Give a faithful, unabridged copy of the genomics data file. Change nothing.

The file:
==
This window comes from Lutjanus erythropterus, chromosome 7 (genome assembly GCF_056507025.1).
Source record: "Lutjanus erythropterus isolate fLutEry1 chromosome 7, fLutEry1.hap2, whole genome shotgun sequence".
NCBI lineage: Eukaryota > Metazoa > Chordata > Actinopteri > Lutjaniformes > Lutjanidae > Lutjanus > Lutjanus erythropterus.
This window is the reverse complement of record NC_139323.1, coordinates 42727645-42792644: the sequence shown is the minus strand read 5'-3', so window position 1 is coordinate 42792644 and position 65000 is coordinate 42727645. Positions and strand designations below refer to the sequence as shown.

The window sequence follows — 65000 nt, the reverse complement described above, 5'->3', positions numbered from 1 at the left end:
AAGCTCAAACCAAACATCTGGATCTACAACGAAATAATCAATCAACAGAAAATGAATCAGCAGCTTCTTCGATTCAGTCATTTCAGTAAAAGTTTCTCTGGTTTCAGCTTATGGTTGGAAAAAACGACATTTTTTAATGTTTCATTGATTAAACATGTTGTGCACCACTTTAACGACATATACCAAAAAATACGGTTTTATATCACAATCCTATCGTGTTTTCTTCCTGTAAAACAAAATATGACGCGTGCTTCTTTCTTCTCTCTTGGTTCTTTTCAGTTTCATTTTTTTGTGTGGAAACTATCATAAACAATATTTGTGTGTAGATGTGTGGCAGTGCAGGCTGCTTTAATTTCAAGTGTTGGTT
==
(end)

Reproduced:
This window comes from Lutjanus erythropterus, chromosome 7 (genome assembly GCF_056507025.1).
Source record: "Lutjanus erythropterus isolate fLutEry1 chromosome 7, fLutEry1.hap2, whole genome shotgun sequence".
NCBI lineage: Eukaryota > Metazoa > Chordata > Actinopteri > Lutjaniformes > Lutjanidae > Lutjanus > Lutjanus erythropterus.
This window is the reverse complement of record NC_139323.1, coordinates 42727645-42792644: the sequence shown is the minus strand read 5'-3', so window position 1 is coordinate 42792644 and position 65000 is coordinate 42727645. Positions and strand designations below refer to the sequence as shown.

The window sequence follows — 65000 nt, the reverse complement described above, 5'->3', positions numbered from 1 at the left end:
AAGCTCAAACCAAACATCTGGATCTACAACGAAATAATCAATCAACAGAAAATGAATCAGCAGCTTCTTCGATTCAGTCATTTCAGTAAAAGTTTCTCTGGTTTCAGCTTATGGTTGGAAAAAACGACATTTTTTAATGTTTCATTGATTAAACATGTTGTGCACCACTTTAACGACATATACCAAAAAATACGGTTTTATATCACAATCCTATCGTGTTTTCTTCCTGTAAAACAAAATATGACGCGTGCTTCTTTCTTCTCTCTTGGTTCTTTTCAGTTTCATTTTTTTGTGTGGAAACTATCATAAACAATATTTGTGTGTAGATGTGTGGCAGTGCAGGCTGCTTTAATTTCAAGTGTTGGTT